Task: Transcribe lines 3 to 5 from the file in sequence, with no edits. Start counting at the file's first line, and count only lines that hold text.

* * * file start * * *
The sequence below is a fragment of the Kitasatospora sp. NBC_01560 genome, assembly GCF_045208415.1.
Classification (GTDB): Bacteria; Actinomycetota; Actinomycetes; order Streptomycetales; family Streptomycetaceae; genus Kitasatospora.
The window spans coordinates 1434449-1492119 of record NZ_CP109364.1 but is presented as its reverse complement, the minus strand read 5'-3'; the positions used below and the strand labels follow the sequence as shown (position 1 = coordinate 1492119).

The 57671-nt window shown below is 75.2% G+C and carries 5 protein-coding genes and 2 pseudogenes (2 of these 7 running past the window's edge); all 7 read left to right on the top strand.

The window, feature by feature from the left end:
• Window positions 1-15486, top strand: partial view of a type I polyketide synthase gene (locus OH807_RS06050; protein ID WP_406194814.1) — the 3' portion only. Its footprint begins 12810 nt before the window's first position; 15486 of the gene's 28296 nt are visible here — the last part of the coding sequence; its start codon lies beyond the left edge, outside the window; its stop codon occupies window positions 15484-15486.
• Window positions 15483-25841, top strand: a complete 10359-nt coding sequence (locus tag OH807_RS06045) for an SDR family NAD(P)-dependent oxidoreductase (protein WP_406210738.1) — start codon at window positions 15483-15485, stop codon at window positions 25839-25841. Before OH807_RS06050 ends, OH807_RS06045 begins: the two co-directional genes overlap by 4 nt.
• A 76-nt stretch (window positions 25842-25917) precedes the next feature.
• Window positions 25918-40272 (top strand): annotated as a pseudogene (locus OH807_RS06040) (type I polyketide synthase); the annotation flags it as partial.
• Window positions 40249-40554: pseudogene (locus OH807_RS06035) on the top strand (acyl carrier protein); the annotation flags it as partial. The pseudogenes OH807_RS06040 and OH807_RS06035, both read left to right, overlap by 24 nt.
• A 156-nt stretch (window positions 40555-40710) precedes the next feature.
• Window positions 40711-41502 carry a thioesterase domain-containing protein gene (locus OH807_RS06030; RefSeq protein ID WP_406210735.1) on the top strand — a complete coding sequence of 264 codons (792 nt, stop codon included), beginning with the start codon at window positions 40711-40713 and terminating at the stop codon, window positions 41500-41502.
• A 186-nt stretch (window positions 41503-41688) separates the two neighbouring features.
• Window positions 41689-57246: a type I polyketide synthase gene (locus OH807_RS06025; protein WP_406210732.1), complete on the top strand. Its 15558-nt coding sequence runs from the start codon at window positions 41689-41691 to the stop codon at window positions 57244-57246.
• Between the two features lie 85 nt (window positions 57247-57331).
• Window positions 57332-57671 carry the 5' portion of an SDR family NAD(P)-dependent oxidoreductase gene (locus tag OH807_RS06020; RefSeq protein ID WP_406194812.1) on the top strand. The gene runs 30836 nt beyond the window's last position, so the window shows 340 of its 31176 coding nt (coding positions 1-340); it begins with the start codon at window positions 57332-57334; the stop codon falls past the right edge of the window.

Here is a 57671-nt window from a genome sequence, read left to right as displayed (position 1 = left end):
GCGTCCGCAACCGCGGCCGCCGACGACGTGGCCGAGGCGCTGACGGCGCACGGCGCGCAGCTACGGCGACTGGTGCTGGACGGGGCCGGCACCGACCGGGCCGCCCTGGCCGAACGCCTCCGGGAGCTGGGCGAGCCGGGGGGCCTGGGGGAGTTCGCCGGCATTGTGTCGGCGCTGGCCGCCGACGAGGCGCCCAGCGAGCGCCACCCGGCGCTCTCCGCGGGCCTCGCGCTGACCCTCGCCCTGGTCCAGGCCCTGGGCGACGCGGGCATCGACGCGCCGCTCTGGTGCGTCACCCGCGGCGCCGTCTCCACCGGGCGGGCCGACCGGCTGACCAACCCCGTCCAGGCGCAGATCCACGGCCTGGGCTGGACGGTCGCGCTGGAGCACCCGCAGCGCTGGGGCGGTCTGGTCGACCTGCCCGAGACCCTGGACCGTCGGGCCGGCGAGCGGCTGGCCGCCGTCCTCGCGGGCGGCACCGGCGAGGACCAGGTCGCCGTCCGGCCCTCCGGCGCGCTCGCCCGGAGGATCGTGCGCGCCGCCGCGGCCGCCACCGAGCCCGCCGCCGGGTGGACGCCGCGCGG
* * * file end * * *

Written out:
The window spans coordinates 1434449-1492119 of record NZ_CP109364.1 but is presented as its reverse complement, the minus strand read 5'-3'; the positions used below and the strand labels follow the sequence as shown (position 1 = coordinate 1492119).

The 57671-nt window shown below is 75.2% G+C and carries 5 protein-coding genes and 2 pseudogenes (2 of these 7 running past the window's edge); all 7 read left to right on the top strand.

The window, feature by feature from the left end: